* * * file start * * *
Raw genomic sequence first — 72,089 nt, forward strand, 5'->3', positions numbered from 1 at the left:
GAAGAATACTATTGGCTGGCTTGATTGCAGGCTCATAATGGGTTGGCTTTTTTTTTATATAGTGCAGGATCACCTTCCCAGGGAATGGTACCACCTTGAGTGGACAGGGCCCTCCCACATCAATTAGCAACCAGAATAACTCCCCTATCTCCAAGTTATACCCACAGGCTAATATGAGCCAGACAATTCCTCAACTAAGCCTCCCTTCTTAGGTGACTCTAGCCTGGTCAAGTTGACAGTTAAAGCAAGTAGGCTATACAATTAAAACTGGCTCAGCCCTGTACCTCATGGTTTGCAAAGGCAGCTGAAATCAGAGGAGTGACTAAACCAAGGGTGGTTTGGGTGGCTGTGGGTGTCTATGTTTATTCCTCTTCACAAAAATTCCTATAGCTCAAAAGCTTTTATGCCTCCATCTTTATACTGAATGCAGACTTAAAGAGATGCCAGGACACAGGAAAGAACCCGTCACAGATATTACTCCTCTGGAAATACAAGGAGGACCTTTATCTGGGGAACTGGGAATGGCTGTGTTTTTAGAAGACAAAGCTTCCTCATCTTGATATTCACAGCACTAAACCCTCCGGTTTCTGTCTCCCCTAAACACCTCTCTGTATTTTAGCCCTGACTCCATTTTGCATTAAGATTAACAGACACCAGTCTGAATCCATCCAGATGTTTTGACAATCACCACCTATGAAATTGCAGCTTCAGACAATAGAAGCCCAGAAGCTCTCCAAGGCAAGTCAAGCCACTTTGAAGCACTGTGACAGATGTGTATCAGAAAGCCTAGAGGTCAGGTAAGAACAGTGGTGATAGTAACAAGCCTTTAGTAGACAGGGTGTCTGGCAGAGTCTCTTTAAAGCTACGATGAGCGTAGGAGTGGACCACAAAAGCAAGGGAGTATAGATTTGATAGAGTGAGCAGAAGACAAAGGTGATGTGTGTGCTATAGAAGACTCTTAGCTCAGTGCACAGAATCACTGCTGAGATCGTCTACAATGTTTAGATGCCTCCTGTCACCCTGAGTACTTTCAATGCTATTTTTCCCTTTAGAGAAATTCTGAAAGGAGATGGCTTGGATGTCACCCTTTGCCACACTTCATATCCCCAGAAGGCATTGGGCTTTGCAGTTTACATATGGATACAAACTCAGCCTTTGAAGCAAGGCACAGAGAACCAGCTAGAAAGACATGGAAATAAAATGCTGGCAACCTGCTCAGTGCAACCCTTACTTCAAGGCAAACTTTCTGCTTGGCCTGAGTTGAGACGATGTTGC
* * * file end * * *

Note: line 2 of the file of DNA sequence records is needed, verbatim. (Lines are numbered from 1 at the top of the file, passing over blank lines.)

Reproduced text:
GAAGAATACTATTGGCTGGCTTGATTGCAGGCTCATAATGGGTTGGCTTTTTTTTTATATAGTGCAGGATCACCTTCCCAGGGAATGGTACCACCTTGAGTGGACAGGGCCCTCCCACATCAATTAGCAACCAGAATAACTCCCCTATCTCCAAGTTATACCCACAGGCTAATATGAGCCAGACAATTCCTCAACTAAGCCTCCCTTCTTAGGTGACTCTAGCCTGGTCAAGTTGACAGTTAAAGCAAGTAGGCTATACAATTAAAACTGGCTCAGCCCTGTACCTCATGGTTTGCAAAGGCAGCTGAAATCAGAGGAGTGACTAAACCAAGGGTGGTTTGGGTGGCTGTGGGTGTCTATGTTTATTCCTCTTCACAAAAATTCCTATAGCTCAAAAGCTTTTATGCCTCCATCTTTATACTGAATGCAGACTTAAAGAGATGCCAGGACACAGGAAAGAACCCGTCACAGATATTACTCCTCTGGAAATACAAGGAGGACCTTTATCTGGGGAACTGGGAATGGCTGTGTTTTTAGAAGACAAAGCTTCCTCATCTTGATATTCACAGCACTAAACCCTCCGGTTTCTGTCTCCCCTAAACACCTCTCTGTATTTTAGCCCTGACTCCATTTTGCATTAAGATTAACAGACACCAGTCTGAATCCATCCAGATGTTTTGACAATCACCACCTATGAAATTGCAGCTTCAGACAATAGAAGCCCAGAAGCTCTCCAAGGCAAGTCAAGCCACTTTGAAGCACTGTGACAGATGTGTATCAGAAAGCCTAGAGGTCAGGTAAGAACAGTGGTGATAGTAACAAGCCTTTAGTAGACAGGGTGTCTGGCAGAGTCTCTTTAAAGCTACGATGAGCGTAGGAGTGGACCACAAAAGCAAGGGAGTATAGATTTGATAGAGTGAGCAGAAGACAAAGGTGATGTGTGTGCTATAGAAGACTCTTAGCTCAGTGCACAGAATCACTGCTGAGATCGTCTACAATGTTTAGATGCCTCCTGTCACCCTGAGTACTTTCAATGCTATTTTTCCCTTTAGAGAAATTCTGAAAGGAGATGGCTTGGATGTCACCCTTTGCCACACTTCATATCCCCAGAAGGCATTGGGCTTTGCAGTTTACATATGGATACAAACTCAGCCTTTGAAGCAAGGCACAGAGAACCAGCTAGAAAGACATGGAAATAAAATGCTGGCAACCTGCTCAGTGCAACCCTTACTTCAAGGCAAACTTTCTGCTTGGCCTGAGTTGAGACGATGTTGC